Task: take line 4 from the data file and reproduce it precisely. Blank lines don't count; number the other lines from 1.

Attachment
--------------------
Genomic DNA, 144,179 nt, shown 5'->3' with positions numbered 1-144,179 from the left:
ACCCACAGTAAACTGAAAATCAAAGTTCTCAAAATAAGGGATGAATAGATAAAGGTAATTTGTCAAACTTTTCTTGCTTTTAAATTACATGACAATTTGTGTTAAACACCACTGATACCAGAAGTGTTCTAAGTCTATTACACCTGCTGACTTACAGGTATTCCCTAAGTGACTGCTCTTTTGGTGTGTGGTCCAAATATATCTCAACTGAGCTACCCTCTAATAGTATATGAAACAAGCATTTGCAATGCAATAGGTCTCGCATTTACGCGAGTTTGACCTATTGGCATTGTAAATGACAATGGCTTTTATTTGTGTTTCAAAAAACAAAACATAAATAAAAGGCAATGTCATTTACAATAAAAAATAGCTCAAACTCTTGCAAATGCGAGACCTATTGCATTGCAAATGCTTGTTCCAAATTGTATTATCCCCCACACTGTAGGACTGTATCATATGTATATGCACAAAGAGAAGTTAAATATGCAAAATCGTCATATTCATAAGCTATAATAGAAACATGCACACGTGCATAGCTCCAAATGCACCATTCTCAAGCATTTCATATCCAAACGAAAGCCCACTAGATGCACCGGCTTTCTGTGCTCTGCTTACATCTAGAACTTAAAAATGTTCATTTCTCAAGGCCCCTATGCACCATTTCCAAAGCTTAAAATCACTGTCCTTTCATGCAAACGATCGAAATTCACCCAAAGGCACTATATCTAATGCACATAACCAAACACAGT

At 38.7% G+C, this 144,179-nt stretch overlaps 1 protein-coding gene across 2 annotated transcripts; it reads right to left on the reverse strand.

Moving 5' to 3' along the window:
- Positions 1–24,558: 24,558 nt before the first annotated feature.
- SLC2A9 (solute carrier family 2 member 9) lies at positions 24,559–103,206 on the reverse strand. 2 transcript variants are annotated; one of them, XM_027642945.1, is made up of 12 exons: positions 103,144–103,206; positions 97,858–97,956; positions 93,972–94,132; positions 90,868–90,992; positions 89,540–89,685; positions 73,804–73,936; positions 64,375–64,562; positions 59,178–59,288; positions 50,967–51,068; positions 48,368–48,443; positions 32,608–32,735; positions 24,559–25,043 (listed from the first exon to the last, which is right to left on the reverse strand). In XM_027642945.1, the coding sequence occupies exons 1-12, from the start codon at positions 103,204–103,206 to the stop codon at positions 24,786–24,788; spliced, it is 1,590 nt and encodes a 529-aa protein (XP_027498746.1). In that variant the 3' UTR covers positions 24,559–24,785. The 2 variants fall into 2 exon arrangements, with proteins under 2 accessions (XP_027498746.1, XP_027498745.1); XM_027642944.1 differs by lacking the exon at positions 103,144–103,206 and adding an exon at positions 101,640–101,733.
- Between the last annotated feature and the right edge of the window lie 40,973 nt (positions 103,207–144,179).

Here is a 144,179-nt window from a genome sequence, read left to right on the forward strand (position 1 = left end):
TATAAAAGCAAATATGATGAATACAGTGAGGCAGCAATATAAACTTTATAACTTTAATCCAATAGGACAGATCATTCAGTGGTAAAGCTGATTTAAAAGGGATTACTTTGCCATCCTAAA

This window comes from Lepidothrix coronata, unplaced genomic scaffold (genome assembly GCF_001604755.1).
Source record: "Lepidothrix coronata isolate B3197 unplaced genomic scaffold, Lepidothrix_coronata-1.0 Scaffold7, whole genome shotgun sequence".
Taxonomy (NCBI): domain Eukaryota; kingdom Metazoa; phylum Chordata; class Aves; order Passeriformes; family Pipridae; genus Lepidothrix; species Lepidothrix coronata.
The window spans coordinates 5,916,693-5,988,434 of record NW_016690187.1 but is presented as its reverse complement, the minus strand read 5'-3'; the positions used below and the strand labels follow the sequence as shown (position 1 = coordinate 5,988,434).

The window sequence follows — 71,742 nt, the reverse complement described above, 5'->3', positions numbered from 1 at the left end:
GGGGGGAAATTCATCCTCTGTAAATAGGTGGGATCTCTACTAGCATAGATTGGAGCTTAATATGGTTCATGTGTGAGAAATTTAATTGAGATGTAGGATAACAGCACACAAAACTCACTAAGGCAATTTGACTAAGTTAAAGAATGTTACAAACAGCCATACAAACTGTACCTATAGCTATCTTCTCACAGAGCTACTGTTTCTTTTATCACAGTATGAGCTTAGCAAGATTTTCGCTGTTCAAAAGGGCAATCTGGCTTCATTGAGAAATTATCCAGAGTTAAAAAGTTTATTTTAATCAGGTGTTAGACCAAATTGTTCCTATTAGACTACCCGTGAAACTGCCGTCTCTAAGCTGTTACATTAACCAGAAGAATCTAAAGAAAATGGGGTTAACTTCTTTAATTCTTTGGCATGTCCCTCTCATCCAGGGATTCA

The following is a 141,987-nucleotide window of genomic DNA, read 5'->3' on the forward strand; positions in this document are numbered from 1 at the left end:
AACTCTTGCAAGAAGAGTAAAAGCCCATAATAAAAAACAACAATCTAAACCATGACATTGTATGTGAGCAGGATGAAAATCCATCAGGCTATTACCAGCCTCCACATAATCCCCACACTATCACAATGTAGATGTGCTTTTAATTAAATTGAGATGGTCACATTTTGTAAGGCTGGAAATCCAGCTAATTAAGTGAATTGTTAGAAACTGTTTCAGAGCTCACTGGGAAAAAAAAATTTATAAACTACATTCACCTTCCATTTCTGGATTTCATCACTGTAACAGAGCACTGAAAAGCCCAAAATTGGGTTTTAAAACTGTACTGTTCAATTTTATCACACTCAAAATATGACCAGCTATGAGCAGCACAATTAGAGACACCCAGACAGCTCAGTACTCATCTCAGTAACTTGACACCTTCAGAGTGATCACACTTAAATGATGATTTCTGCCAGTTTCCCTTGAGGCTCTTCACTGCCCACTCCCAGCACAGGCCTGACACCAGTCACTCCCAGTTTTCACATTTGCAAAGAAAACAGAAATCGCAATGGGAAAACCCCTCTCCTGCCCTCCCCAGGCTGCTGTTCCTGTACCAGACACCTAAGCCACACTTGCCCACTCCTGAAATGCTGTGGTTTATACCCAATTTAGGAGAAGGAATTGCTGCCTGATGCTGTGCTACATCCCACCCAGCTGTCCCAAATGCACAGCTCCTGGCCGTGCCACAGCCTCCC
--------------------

Moving 5' to 3' along the window: